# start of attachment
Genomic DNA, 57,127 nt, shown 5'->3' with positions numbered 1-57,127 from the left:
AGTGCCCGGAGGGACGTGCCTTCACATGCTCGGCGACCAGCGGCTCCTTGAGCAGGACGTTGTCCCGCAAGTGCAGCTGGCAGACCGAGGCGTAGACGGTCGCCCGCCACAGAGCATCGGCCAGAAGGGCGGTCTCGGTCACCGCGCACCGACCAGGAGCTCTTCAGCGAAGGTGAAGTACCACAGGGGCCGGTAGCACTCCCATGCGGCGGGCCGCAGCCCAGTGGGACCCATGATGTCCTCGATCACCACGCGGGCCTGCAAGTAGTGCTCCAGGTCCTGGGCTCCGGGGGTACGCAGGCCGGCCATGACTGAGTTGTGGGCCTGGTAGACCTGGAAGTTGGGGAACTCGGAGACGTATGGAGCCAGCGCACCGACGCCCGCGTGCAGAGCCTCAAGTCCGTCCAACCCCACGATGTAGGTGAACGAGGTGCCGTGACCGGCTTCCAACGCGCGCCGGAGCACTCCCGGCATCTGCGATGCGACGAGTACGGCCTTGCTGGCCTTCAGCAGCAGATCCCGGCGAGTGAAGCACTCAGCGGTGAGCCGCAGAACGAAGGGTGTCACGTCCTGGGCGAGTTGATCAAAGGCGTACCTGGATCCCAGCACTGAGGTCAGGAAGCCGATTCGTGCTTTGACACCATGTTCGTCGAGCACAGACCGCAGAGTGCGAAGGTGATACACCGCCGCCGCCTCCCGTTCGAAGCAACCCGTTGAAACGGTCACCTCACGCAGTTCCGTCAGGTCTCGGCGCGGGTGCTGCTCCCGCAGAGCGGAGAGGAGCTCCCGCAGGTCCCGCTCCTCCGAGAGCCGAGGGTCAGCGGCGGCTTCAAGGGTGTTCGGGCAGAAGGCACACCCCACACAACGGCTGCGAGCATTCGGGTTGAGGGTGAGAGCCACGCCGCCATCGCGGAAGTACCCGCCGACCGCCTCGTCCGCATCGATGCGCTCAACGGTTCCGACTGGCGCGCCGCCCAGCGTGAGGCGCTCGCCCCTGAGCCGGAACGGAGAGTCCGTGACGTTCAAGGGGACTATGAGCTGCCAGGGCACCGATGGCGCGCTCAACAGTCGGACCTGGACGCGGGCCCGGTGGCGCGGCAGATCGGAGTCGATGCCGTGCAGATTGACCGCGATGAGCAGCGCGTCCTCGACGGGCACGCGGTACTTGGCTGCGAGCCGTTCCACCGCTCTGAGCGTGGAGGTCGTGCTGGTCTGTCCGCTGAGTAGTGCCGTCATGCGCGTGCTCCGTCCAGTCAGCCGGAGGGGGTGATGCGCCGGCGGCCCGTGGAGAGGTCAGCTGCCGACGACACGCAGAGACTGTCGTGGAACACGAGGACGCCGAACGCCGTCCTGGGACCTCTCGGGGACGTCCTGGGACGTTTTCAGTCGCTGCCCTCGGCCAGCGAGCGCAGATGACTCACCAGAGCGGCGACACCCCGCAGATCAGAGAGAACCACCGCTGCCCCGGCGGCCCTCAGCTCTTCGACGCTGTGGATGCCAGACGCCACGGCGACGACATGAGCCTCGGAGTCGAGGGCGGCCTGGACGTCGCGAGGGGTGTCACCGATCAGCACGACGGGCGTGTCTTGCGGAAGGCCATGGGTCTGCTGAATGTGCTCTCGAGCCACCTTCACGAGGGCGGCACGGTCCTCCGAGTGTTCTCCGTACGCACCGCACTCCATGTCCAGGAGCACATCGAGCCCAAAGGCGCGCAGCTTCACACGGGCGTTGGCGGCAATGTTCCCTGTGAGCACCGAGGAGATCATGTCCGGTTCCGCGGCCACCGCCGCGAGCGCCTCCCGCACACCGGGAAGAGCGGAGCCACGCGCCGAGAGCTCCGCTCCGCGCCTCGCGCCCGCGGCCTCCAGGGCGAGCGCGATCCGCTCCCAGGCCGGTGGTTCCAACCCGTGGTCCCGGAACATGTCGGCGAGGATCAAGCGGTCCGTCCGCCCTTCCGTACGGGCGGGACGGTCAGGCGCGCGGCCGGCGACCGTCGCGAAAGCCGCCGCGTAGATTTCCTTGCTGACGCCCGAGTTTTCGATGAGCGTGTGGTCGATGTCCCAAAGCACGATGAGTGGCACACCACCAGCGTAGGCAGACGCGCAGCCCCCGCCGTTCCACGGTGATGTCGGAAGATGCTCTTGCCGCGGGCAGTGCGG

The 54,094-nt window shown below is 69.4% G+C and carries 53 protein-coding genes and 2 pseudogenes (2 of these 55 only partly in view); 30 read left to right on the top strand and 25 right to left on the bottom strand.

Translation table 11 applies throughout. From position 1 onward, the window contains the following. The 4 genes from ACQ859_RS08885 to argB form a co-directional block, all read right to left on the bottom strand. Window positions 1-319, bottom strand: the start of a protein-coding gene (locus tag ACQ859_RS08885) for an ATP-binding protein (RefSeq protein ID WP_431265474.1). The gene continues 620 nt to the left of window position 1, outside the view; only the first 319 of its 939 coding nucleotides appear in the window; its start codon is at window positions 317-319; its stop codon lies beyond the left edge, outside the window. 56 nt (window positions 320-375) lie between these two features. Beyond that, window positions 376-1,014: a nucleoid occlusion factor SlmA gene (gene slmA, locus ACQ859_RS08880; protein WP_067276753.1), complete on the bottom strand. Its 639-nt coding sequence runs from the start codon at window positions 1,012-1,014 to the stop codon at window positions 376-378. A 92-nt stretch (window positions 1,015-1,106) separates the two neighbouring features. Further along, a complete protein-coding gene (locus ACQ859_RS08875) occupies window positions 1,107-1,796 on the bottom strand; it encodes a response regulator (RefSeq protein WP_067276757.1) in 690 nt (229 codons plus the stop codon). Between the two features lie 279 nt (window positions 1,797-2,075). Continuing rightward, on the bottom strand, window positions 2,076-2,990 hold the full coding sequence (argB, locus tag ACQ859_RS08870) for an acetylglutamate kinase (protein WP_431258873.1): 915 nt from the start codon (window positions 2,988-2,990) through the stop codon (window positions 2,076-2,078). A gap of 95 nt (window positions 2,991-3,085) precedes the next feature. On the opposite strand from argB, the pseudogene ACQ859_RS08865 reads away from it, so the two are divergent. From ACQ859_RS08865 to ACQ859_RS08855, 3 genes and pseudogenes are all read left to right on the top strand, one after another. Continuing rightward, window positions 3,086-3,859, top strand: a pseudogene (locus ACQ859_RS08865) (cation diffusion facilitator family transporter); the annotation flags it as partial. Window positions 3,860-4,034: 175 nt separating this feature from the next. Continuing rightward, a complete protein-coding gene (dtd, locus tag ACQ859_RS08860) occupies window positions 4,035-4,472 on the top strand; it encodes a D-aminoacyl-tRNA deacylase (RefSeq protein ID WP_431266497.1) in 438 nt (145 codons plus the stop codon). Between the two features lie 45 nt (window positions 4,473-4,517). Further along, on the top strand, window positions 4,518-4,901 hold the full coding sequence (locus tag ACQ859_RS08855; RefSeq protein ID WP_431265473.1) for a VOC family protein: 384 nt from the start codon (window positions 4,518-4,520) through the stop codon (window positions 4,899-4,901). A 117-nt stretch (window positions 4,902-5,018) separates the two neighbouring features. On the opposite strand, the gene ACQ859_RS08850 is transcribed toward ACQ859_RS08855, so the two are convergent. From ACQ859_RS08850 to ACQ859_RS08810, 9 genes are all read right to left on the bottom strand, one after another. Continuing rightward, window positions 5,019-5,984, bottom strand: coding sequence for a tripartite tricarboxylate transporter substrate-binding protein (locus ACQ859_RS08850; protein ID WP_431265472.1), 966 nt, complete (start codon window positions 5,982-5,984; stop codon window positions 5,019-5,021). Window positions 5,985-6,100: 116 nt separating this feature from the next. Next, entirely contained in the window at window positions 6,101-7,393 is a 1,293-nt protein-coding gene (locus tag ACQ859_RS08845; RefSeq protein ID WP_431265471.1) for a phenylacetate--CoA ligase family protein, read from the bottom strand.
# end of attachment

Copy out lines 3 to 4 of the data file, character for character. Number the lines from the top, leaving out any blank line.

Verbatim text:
The 54,094-nt window shown below is 69.4% G+C and carries 53 protein-coding genes and 2 pseudogenes (2 of these 55 only partly in view); 30 read left to right on the top strand and 25 right to left on the bottom strand.

Translation table 11 applies throughout. From position 1 onward, the window contains the following. The 4 genes from ACQ859_RS08885 to argB form a co-directional block, all read right to left on the bottom strand. Window positions 1-319, bottom strand: the start of a protein-coding gene (locus tag ACQ859_RS08885) for an ATP-binding protein (RefSeq protein ID WP_431265474.1). The gene continues 620 nt to the left of window position 1, outside the view; only the first 319 of its 939 coding nucleotides appear in the window; its start codon is at window positions 317-319; its stop codon lies beyond the left edge, outside the window. 56 nt (window positions 320-375) lie between these two features. Beyond that, window positions 376-1,014: a nucleoid occlusion factor SlmA gene (gene slmA, locus ACQ859_RS08880; protein WP_067276753.1), complete on the bottom strand. Its 639-nt coding sequence runs from the start codon at window positions 1,012-1,014 to the stop codon at window positions 376-378. A 92-nt stretch (window positions 1,015-1,106) separates the two neighbouring features. Further along, a complete protein-coding gene (locus ACQ859_RS08875) occupies window positions 1,107-1,796 on the bottom strand; it encodes a response regulator (RefSeq protein WP_067276757.1) in 690 nt (229 codons plus the stop codon). Between the two features lie 279 nt (window positions 1,797-2,075). Continuing rightward, on the bottom strand, window positions 2,076-2,990 hold the full coding sequence (argB, locus tag ACQ859_RS08870) for an acetylglutamate kinase (protein WP_431258873.1): 915 nt from the start codon (window positions 2,988-2,990) through the stop codon (window positions 2,076-2,078). A gap of 95 nt (window positions 2,991-3,085) precedes the next feature. On the opposite strand from argB, the pseudogene ACQ859_RS08865 reads away from it, so the two are divergent. From ACQ859_RS08865 to ACQ859_RS08855, 3 genes and pseudogenes are all read left to right on the top strand, one after another. Continuing rightward, window positions 3,086-3,859, top strand: a pseudogene (locus ACQ859_RS08865) (cation diffusion facilitator family transporter); the annotation flags it as partial. Window positions 3,860-4,034: 175 nt separating this feature from the next. Continuing rightward, a complete protein-coding gene (dtd, locus tag ACQ859_RS08860) occupies window positions 4,035-4,472 on the top strand; it encodes a D-aminoacyl-tRNA deacylase (RefSeq protein ID WP_431266497.1) in 438 nt (145 codons plus the stop codon). Between the two features lie 45 nt (window positions 4,473-4,517). Further along, on the top strand, window positions 4,518-4,901 hold the full coding sequence (locus tag ACQ859_RS08855; RefSeq protein ID WP_431265473.1) for a VOC family protein: 384 nt from the start codon (window positions 4,518-4,520) through the stop codon (window positions 4,899-4,901). A 117-nt stretch (window positions 4,902-5,018) separates the two neighbouring features. On the opposite strand, the gene ACQ859_RS08850 is transcribed toward ACQ859_RS08855, so the two are convergent. From ACQ859_RS08850 to ACQ859_RS08810, 9 genes are all read right to left on the bottom strand, one after another. Continuing rightward, window positions 5,019-5,984, bottom strand: coding sequence for a tripartite tricarboxylate transporter substrate-binding protein (locus ACQ859_RS08850; protein ID WP_431265472.1), 966 nt, complete (start codon window positions 5,982-5,984; stop codon window positions 5,019-5,021). Window positions 5,985-6,100: 116 nt separating this feature from the next. Next, entirely contained in the window at window positions 6,101-7,393 is a 1,293-nt protein-coding gene (locus tag ACQ859_RS08845; RefSeq protein ID WP_431265471.1) for a phenylacetate--CoA ligase family protein, read from the bottom strand.